based on this old thread, here's a super simple esolang. it's an asm, command-colon-argument. commands take only 1 argument. "this" is the result of the last command. "about" puts something in "this".


[fib]
about: argument
if less than: 3
return: 1
about: argument
decrement: 1
fib: this
store as: fib1
about: argument
decrement: 2
fib: this
increment: fib1
return: this


now we use 1 character names for common commands


[fib]
? @
< 3
^ 1
? @
- 1
fib #
$ fib1
? @
- 2
fib #
+ fib1
^ #


and we loose the brackets, newlines, so it looks like hell


fib: ? @ < 3 ^ 1 ? @ - 1 fib # $ fib1 ? @ - 2 fib # + fib1 ^ #

Whether or not it's Turing complete is irrelevant: I did not publish the entire language, just a few keyword to show the general idea. No one said it has to be low-level: you could do very complicated stuff if you have very advanced keywords. I'm learning Golang currently, and I thought a language as simple as this would be enough to "drive" very high level Golang functions and routines. Take this guy for instance, he made a lovely machine called FooVM (look at that name, the guy's a god of social efficiency). When I saw it, I said hey, why restrict ourselves to mimicking register-based hardware? We can do whatever we want, and that's what I do with 1argasm.

1argasm has an interesting property: one code line takes only two things, a command, and 1 argument. Two things. Like a cons cell. If consnet is a database structure, then 1argasm is its "imperative style" counterpart. Obviously we could do logic programming or whatever, and it's probably going to be needed at some point.

What interests me right now is that this "consnet assembly" is readily representable in the consnet. So we should be able to compress it, and then use it both to interpret things and to apply things.

Expressing the fib function from 1argasm in consnet base syntax would yield:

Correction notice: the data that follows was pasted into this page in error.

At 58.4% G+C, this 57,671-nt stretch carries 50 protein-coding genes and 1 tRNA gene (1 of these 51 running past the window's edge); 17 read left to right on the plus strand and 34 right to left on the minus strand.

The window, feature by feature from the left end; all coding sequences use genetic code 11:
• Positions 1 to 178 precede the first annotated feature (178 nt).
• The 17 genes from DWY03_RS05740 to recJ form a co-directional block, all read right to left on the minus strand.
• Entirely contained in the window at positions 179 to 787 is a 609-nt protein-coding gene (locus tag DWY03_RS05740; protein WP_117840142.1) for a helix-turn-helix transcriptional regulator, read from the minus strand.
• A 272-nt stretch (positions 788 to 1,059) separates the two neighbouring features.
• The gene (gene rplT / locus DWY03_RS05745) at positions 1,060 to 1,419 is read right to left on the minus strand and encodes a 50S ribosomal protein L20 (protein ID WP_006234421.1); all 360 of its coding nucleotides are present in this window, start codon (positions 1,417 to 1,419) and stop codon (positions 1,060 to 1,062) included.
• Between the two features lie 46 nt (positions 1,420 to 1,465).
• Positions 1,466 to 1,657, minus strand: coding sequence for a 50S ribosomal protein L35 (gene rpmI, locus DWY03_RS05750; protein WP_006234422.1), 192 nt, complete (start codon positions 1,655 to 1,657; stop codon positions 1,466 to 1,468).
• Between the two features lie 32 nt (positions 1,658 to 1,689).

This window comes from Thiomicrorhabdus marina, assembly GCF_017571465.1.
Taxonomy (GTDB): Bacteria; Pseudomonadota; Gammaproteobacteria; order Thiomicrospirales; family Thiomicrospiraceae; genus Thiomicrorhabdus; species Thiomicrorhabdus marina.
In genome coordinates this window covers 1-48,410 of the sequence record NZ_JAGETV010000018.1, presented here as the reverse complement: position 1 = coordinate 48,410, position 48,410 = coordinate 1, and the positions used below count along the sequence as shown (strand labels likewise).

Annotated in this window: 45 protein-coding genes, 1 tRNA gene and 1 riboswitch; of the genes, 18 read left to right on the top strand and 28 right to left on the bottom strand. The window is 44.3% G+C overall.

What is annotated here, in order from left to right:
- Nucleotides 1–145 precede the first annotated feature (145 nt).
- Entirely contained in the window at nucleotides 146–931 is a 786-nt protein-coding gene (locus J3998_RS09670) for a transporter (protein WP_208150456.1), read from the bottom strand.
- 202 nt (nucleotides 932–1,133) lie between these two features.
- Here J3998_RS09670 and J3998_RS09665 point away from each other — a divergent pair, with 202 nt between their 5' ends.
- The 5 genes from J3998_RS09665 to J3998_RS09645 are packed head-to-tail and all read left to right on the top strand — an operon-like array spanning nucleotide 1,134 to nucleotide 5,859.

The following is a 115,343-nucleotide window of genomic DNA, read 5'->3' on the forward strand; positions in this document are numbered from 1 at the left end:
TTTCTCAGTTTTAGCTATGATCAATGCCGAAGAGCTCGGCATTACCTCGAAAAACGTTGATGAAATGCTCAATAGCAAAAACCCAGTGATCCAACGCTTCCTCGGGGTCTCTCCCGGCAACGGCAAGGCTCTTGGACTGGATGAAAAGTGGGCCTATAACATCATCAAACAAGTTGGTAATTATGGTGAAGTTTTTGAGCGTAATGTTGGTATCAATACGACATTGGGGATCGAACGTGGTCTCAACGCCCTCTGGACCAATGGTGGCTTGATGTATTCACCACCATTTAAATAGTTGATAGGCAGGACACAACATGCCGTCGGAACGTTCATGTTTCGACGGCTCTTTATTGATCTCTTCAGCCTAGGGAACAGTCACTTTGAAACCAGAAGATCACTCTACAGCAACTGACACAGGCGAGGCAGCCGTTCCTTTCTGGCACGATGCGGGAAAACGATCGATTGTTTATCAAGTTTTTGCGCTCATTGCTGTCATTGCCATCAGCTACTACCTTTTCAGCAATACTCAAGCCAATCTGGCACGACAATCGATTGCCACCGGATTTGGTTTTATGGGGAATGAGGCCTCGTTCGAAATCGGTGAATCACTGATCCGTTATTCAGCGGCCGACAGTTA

id01: about, argument
id02: if less than, 3
id03: return, 1
id04: about, argument
id05: decrement, 1
id06: fib, this
id07: store as, fib1
id08: about, argument
id09: decrement, 2
id10: fib, this
id11: increment, fib1
id12: return, this

which is totally acceptable. To be executable though, we would need to link "id01" to "id02", and "id02" to "id03", ...etc. The left/right order matters, so one link per pair of commands is enough to encode the flow of computation. And, evil gotoz become a breeze. Well, it's an assembly after all.

Hand-coded procedures would soon be sensed and generalized by the program, which would "get used to them". Comparing the outcome of various situations, it would become able to choose to apply some procedures instead of others. For this to work, it needs a satifaction system. Procedures would even melt.
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Zero

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Re: the consnet
« Reply #5 on: July 03, 2018, 12:48:38 pm »
From now on, I won't be able to come visit the forum between 17:00 and 9:00. I'll have time to think! Last night, I had a flash-thought about what I was supposed to do.

I have to admit that deep "hollywood style" AGI is currently out of reach, at least for me. I won't try to reach it.

My opinion about intelligent agents is that, even though learning capabilities matter, initial knowledge is very important. Chatbots are a very good example of applied technology: clever algorithms are employed to create concrete, usable programs that imitate adult human (not empty-brained babies). Sitting in front of an IDE to write hundreds of Question/Answer couples (among other things) seems natural to all of us. Then why would it be weird to write hundreds of Event/Thought couples, to build an agent's mind one line at a time?

I mean, take the concept of a chatbot, and extend it as much as you can. What's in a mind?
Emotions,
logic,
memories,
associations,
inner-discourse,
...etc.

Why don't we fake'em all?